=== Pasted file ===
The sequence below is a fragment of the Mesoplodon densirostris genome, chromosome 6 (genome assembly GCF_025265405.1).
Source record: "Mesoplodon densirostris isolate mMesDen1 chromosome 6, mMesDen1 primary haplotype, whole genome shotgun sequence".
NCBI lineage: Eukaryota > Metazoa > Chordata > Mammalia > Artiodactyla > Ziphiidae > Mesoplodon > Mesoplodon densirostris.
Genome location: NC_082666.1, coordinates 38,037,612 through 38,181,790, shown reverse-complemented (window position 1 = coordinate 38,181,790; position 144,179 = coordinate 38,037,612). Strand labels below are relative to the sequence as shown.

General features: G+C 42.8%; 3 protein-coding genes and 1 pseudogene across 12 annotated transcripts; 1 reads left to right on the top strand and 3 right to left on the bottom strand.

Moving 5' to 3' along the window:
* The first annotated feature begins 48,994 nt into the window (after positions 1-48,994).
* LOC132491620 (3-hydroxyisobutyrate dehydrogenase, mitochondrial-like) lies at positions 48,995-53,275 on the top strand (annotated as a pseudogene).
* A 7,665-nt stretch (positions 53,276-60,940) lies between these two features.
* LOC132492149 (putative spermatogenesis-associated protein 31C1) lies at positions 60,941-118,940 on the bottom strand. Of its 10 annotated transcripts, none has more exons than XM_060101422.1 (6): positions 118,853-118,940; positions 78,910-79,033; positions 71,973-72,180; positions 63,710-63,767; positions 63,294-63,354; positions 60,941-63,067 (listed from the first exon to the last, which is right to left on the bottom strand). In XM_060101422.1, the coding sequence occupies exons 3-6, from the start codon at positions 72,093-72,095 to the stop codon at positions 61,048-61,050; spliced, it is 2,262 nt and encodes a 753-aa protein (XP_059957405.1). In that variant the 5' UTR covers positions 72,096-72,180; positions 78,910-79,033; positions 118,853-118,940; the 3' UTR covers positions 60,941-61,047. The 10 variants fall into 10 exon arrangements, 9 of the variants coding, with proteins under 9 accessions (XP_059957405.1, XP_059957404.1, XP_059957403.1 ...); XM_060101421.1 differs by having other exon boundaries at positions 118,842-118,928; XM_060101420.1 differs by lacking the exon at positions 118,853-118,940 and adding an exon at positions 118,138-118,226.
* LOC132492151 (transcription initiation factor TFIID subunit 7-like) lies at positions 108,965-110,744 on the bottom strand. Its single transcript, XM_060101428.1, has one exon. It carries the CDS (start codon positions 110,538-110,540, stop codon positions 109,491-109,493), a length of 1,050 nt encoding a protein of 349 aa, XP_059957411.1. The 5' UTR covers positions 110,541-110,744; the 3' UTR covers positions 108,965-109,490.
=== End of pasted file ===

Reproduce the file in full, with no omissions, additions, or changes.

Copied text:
The sequence below is a fragment of the Mesoplodon densirostris genome, chromosome 6 (genome assembly GCF_025265405.1).
Source record: "Mesoplodon densirostris isolate mMesDen1 chromosome 6, mMesDen1 primary haplotype, whole genome shotgun sequence".
NCBI lineage: Eukaryota > Metazoa > Chordata > Mammalia > Artiodactyla > Ziphiidae > Mesoplodon > Mesoplodon densirostris.
Genome location: NC_082666.1, coordinates 38,037,612 through 38,181,790, shown reverse-complemented (window position 1 = coordinate 38,181,790; position 144,179 = coordinate 38,037,612). Strand labels below are relative to the sequence as shown.

General features: G+C 42.8%; 3 protein-coding genes and 1 pseudogene across 12 annotated transcripts; 1 reads left to right on the top strand and 3 right to left on the bottom strand.

Moving 5' to 3' along the window:
* The first annotated feature begins 48,994 nt into the window (after positions 1-48,994).
* LOC132491620 (3-hydroxyisobutyrate dehydrogenase, mitochondrial-like) lies at positions 48,995-53,275 on the top strand (annotated as a pseudogene).
* A 7,665-nt stretch (positions 53,276-60,940) lies between these two features.
* LOC132492149 (putative spermatogenesis-associated protein 31C1) lies at positions 60,941-118,940 on the bottom strand. Of its 10 annotated transcripts, none has more exons than XM_060101422.1 (6): positions 118,853-118,940; positions 78,910-79,033; positions 71,973-72,180; positions 63,710-63,767; positions 63,294-63,354; positions 60,941-63,067 (listed from the first exon to the last, which is right to left on the bottom strand). In XM_060101422.1, the coding sequence occupies exons 3-6, from the start codon at positions 72,093-72,095 to the stop codon at positions 61,048-61,050; spliced, it is 2,262 nt and encodes a 753-aa protein (XP_059957405.1). In that variant the 5' UTR covers positions 72,096-72,180; positions 78,910-79,033; positions 118,853-118,940; the 3' UTR covers positions 60,941-61,047. The 10 variants fall into 10 exon arrangements, 9 of the variants coding, with proteins under 9 accessions (XP_059957405.1, XP_059957404.1, XP_059957403.1 ...); XM_060101421.1 differs by having other exon boundaries at positions 118,842-118,928; XM_060101420.1 differs by lacking the exon at positions 118,853-118,940 and adding an exon at positions 118,138-118,226.
* LOC132492151 (transcription initiation factor TFIID subunit 7-like) lies at positions 108,965-110,744 on the bottom strand. Its single transcript, XM_060101428.1, has one exon. It carries the CDS (start codon positions 110,538-110,540, stop codon positions 109,491-109,493), a length of 1,050 nt encoding a protein of 349 aa, XP_059957411.1. The 5' UTR covers positions 110,541-110,744; the 3' UTR covers positions 108,965-109,490.